U.S. Teacher Training Program Serving Indigenous Peoples Launches in New Mexico
By: Indigenous Montessori Institute
ALBUQUERQUE, N.M. - Oct. 3, 2018 - PRLog -- The word "Keres" is the name of the native language spoken by the Keres Pueblo people of New Mexico. In 2006, the Keres Children's Learning Center (KCLC) Board of Directors and Founder, Trisha Moquino, partnered with Pueblo de Cochiti (a Keres speaking pueblo) Tribal Council to establish a non-profit Keres language immersion school. KCLC was created to address the decline of Keres and find a way for Western academics to meet— and complement— Indigenous language and culture.
Montessori method was chosen as KCLC's educational pedagogy because of its holistic approach to education. The Montessori approach considers the physical, social, emotional, spiritual, cognitive, and aesthetic needs and interests of the child as equally important and inseparable. This approach allows Indigenous language and culture to coexist with Western academia.
KCLC is now launching the Indigenous Montessori Institute (IMI). Led by IMI Director Tracy Cordero and KCLC Founder/Executive Director Trisha Moquino, IMI will teach Montessori educators how to work the method within Indigenous language/culture immersion environments. IMI will produce more Montessori educators who are prepared to meet and elevate the educational experience while ensuring the language and cultural traditions are fully integrated and honored.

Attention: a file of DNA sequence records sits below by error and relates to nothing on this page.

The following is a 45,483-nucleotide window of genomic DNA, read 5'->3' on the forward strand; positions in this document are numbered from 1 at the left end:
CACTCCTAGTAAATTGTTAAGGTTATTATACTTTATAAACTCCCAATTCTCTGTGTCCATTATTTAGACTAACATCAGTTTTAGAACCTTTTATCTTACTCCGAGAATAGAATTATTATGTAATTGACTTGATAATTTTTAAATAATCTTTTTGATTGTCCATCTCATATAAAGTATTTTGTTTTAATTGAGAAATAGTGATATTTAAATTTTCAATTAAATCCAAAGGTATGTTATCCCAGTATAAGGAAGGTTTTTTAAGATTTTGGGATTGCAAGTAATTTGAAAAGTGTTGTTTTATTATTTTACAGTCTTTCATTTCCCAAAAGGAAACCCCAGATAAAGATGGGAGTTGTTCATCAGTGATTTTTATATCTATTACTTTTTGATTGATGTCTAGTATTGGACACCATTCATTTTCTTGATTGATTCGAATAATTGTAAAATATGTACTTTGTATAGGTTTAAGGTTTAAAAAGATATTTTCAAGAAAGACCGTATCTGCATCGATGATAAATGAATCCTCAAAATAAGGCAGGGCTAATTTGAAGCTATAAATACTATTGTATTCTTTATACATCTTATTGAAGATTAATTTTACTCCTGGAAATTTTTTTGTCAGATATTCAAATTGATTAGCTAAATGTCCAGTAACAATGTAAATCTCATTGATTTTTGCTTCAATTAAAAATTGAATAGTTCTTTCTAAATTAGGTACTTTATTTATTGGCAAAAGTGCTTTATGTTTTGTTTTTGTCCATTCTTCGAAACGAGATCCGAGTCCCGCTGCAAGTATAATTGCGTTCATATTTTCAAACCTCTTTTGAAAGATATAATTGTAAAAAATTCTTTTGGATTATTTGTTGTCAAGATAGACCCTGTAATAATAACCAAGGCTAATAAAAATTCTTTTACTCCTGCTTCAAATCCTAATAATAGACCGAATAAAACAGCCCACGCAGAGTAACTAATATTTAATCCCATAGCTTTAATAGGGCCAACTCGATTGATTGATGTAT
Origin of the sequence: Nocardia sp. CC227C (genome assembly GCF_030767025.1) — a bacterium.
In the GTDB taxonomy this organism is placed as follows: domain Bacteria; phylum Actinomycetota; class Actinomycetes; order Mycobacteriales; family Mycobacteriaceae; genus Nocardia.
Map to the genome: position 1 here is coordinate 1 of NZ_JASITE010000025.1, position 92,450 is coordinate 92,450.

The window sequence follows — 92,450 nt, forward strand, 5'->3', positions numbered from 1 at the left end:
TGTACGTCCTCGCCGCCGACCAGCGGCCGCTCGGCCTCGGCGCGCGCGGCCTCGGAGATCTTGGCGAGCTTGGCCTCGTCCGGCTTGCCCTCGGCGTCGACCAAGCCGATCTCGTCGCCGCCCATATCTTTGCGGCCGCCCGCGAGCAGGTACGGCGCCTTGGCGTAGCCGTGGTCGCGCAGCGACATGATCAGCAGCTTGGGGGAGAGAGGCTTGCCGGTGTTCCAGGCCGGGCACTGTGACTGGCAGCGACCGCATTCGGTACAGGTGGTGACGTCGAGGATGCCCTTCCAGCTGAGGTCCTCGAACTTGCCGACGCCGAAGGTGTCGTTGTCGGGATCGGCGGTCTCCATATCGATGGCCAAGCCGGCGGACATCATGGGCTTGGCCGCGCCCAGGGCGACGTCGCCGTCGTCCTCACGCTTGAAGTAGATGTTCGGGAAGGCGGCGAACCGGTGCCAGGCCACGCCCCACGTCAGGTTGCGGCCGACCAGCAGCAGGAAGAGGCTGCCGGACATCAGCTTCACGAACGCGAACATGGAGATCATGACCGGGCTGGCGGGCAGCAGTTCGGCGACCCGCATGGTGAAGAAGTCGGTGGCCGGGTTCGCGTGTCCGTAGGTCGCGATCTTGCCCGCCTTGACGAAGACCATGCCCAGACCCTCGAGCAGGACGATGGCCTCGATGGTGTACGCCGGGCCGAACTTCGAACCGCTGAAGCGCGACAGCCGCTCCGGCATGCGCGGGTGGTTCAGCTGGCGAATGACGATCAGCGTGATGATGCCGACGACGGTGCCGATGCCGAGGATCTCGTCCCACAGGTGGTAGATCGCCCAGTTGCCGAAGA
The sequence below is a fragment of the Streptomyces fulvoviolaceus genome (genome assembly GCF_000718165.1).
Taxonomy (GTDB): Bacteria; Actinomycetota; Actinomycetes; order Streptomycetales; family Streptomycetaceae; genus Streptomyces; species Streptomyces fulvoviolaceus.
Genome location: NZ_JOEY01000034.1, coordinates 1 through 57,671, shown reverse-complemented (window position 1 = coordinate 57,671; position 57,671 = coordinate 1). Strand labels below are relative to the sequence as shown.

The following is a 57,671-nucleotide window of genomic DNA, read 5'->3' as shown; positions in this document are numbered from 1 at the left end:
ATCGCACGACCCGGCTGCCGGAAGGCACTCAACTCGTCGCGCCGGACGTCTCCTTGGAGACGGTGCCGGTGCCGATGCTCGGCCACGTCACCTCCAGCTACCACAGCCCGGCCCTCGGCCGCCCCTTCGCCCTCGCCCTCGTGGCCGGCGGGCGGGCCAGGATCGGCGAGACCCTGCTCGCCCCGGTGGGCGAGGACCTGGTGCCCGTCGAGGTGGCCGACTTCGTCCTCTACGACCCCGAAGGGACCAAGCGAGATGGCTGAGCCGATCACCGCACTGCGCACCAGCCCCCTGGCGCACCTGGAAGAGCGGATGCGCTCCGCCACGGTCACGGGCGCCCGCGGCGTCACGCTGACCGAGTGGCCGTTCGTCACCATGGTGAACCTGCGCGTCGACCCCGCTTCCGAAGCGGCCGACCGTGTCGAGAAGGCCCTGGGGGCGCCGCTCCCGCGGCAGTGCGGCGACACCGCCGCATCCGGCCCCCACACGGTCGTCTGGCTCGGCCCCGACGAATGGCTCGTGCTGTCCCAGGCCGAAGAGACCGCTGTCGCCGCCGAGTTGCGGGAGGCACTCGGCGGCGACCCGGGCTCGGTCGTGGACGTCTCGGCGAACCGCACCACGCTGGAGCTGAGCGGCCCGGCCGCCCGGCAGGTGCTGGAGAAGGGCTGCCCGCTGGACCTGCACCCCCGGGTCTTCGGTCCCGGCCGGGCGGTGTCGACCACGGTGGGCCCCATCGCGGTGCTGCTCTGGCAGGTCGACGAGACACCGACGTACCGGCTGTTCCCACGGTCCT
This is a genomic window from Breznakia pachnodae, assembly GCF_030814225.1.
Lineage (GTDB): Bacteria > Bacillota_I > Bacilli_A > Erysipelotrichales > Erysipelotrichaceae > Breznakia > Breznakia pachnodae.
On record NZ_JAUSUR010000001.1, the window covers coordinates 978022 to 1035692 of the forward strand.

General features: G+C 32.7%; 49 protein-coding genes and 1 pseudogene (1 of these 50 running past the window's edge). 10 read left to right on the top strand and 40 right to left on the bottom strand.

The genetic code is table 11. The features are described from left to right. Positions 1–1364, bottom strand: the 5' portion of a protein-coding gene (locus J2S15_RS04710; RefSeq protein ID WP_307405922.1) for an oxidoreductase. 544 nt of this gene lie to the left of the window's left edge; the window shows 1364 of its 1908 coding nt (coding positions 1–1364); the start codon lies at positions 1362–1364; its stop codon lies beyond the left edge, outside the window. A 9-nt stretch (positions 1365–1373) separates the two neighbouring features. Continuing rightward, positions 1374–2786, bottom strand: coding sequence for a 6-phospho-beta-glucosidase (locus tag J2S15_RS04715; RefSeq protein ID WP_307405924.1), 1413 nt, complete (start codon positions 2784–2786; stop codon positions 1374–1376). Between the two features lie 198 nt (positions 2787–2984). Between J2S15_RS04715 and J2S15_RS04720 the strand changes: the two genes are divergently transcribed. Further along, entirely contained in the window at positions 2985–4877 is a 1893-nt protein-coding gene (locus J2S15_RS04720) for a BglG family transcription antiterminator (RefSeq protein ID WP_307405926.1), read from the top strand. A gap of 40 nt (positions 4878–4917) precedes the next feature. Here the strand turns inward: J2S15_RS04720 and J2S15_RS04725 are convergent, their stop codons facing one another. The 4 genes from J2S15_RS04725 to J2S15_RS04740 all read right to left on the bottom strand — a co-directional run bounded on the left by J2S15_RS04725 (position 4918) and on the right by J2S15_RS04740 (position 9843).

"Our languages must stop taking a backseat to English and other colonizing languages. Our Keres language holds our worldview, our beliefs/values, and our key to practicing our ceremonies. We must train teachers who are able to create an education that builds on the strengths of our Indigenous languages and cultures and furthermore our people and children. Our languages/cultures will allow us to maintain our sovereignty and help our children manifest their gifts and strengths in service to their people and to the natural world". – Trisha Moquino, Founder
Indigenous Montessori Institute, directed by Tracey Cordero, is made possible through local, regional, national and international partnerships including Association Montessori Internationale (AMI), Better Way Foundation, W.K. Kellogg Foundation, Southwest Institute of Montessori Studies (SIMS), Montessori ONE Academy, Escuela del Sol Montessori, and advisors Arabelle Luckhardt and Patricia Pantano. The IMI program will be hosted at Montessori ONE Academy, Albuquerque's only AMI-recognized school. Under the leadership of Director Tina Patel, Montessori ONE Academy is simultaneously launching the Montessori ONE Teacher Training Institute (MOTTI)— New Mexico's only AMI teacher training program, also with the support of Arizona-based SIMS.
"Language acquisition in children is typically exceptional, particularly between birth and age six. My own daughters grew up knowing my native languages of Hindi and Gujarati in addition to English. I want to support children of color everywhere by providing opportunities for education that celebrates their native languages and cultures during these formative years. IMI is instrumental in filling this void and meeting the needs of our diverse communities."
The University of New Mexico's College of Education has expressed its support of the Indigenous Montessori Institute by including the program in its Spring 2019 course offerings.
The Institute was also mentioned in a New York Times Opinion piece published on September 28, 2019: https://www.nytimes.com/
Danielle Reilly Weed, Media Tonic